Everything was just as it should have been. What was great about this game was that it stayed so true to the N64 version while adding a ton of new content for any Nintendo fan to eat up. Playing as either Mario, Luigi, Yoshi, or Wario is very cool along with the unique abilities each brings to the table. What I found oddly fun were some of the mini-games. They are a neat little way to pass some time and can get very strangely addicting. The main game itself is amazing graphically and control wise. I was a bit dubious of playing Super Mario 64 DS with a d-pad scheme but it really isn’t too bad after a bit of a learning curve. On a more broad basis the size of the DS really isn’t an issue to me. In all three games I never once felt uncomfortable playing or befuddled which was a concern of mine upon first viewing the system and holding it. So far I prefer the stylus pen over the thumb attachment, but that may change as I can see the pros and cons of both. I think it will really depend on the game you’re playing at the time and whatever style feels more comfortable with the game play. The fact that Nintendo included a spare stylus is more than I had expected. It was a nice surprise upon opening the box, because you know kids and adults alike are going to lose those things at least once. Having a second at least doesn’t mean you have to drop the cash to get a new one.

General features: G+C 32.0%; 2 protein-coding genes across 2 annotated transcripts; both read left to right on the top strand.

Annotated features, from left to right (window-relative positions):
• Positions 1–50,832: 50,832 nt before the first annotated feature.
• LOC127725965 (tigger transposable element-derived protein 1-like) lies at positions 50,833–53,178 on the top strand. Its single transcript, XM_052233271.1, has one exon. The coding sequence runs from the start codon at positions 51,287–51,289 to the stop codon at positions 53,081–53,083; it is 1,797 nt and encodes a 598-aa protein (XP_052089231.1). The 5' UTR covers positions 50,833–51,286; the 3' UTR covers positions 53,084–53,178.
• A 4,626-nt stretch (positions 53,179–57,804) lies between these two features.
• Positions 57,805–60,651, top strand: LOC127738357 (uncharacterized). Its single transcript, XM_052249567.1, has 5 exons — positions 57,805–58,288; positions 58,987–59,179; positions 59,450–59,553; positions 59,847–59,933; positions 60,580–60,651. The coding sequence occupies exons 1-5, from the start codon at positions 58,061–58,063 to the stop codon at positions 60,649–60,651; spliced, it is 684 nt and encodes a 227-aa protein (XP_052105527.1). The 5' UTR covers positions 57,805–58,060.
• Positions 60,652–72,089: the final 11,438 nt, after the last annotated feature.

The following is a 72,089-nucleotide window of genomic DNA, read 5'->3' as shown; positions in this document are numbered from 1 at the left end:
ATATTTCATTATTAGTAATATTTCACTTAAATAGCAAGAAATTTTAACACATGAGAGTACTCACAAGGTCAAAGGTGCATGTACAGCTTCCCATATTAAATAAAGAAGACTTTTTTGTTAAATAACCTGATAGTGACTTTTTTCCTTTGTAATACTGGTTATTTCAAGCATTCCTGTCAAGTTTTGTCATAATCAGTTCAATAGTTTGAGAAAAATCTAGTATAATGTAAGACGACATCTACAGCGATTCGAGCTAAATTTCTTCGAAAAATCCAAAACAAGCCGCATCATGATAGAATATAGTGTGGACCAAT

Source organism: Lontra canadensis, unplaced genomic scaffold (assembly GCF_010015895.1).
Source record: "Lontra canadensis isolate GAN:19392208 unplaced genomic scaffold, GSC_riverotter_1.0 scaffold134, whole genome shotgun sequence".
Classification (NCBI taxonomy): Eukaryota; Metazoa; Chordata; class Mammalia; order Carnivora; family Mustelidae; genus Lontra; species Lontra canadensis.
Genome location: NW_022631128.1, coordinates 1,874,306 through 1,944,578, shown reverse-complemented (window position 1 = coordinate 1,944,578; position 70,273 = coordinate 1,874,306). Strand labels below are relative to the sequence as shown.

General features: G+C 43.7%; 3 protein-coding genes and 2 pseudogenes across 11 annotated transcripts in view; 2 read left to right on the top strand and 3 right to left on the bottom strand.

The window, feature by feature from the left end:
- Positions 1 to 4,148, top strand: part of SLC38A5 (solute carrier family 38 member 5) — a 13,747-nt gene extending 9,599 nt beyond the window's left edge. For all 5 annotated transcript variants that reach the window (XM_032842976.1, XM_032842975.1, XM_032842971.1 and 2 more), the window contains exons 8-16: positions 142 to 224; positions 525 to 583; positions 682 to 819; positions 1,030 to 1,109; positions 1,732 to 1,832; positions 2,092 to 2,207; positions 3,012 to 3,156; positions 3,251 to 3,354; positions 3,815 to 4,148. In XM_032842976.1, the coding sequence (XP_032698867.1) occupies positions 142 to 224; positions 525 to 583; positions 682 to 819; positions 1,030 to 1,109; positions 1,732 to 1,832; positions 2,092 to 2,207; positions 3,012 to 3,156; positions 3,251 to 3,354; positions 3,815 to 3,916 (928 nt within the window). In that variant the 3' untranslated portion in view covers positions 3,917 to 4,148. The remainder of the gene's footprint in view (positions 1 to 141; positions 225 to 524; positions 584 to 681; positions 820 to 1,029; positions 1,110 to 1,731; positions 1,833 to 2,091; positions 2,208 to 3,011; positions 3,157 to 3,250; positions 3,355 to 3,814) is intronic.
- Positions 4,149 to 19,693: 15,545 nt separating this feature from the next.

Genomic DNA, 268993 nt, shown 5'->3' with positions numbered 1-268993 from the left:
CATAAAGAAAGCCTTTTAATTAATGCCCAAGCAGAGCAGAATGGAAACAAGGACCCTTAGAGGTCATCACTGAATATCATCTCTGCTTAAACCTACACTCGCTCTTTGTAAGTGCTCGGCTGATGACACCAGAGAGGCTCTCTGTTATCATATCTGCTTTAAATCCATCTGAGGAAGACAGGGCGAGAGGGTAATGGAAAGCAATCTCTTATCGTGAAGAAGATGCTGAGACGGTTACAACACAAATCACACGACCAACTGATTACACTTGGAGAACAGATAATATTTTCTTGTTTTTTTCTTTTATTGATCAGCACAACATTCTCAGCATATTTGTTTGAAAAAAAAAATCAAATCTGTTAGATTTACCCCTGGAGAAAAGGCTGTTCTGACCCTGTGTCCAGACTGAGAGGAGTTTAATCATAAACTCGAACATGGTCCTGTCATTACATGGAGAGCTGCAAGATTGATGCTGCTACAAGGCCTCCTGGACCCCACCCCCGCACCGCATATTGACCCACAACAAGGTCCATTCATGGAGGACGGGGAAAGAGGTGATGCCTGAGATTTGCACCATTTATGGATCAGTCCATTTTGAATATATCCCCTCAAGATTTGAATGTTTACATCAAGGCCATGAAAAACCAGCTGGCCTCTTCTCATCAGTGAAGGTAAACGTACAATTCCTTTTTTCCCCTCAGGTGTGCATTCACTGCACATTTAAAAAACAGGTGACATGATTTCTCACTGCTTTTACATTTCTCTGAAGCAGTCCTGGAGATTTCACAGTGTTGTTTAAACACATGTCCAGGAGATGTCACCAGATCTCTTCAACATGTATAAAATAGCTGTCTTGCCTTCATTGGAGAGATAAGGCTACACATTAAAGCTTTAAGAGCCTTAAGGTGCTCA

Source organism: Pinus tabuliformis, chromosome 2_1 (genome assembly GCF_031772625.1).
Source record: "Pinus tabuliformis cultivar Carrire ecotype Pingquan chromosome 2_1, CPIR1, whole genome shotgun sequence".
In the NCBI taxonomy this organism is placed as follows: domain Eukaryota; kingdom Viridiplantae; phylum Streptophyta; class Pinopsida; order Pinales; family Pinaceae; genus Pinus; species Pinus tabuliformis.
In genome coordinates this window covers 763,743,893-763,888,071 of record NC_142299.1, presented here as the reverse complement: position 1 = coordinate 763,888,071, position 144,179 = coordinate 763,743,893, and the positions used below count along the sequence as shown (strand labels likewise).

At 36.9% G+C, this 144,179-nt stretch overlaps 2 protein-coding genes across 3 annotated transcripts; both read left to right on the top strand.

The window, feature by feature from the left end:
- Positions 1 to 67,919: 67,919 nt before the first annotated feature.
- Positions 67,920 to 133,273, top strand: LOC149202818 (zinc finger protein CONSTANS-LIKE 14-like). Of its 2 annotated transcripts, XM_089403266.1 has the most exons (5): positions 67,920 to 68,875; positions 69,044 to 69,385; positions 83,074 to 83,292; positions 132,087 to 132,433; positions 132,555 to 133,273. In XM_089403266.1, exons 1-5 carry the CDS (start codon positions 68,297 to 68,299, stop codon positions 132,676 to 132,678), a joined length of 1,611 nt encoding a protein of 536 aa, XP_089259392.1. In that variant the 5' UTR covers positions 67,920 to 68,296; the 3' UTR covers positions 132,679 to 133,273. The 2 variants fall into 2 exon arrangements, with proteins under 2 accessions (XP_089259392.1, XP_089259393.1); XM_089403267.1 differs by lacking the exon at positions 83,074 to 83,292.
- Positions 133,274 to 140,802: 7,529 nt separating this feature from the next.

As for Pictochat, I really didn’t get into it that much. Seems nice enough, but I just can’t see myself using it all that often. More like never. Although I do like the connectivity features of the DS. Playing multiplayer games with only one cart is a huge plus, and a step up from the GBA days. I am interested in seeing how a few other games, of different genres, perform as well. Most notably I doubt I will be able to resist owning Feel the Magic for very long after giving it a test at one of my local stores that had it playable. The game just seems so unique that I can’t help but be drawn to it. A few other titles such as Mr. Driller and some of the later releases that are upcoming also seem like must owns, but at least I got the major ones I wanted for now. All in all I tentatively will judge the DS a success. Of course we shall see how things go as it will need stronger titles and better third party support to really make the impact Nintendo hopes it will make. But I don’t see that being an issue in the end, as I think Nintendo has a winner here. Developers are new to the dual screen technology, but its possibilities are pretty open-ended which should be a huge opportunity for them to push games to new limits. Finally I think Nintendo really hit the price tag exactly right. I spent about 230 dollars for the DS, warranty, and two games, and for a launch that really isn’t bad when compared with current day launches of other systems. Sony will be hard-pressed to not match this kind of price range in terms of accessories, games, and whatever to stay competitive with their PSP.

Anyways next week I’ll be back with something new. Until then enjoy the Metroid Prime 2: Echoes review I got up and whatever else comes down the pipe at Inside Pulse games this week.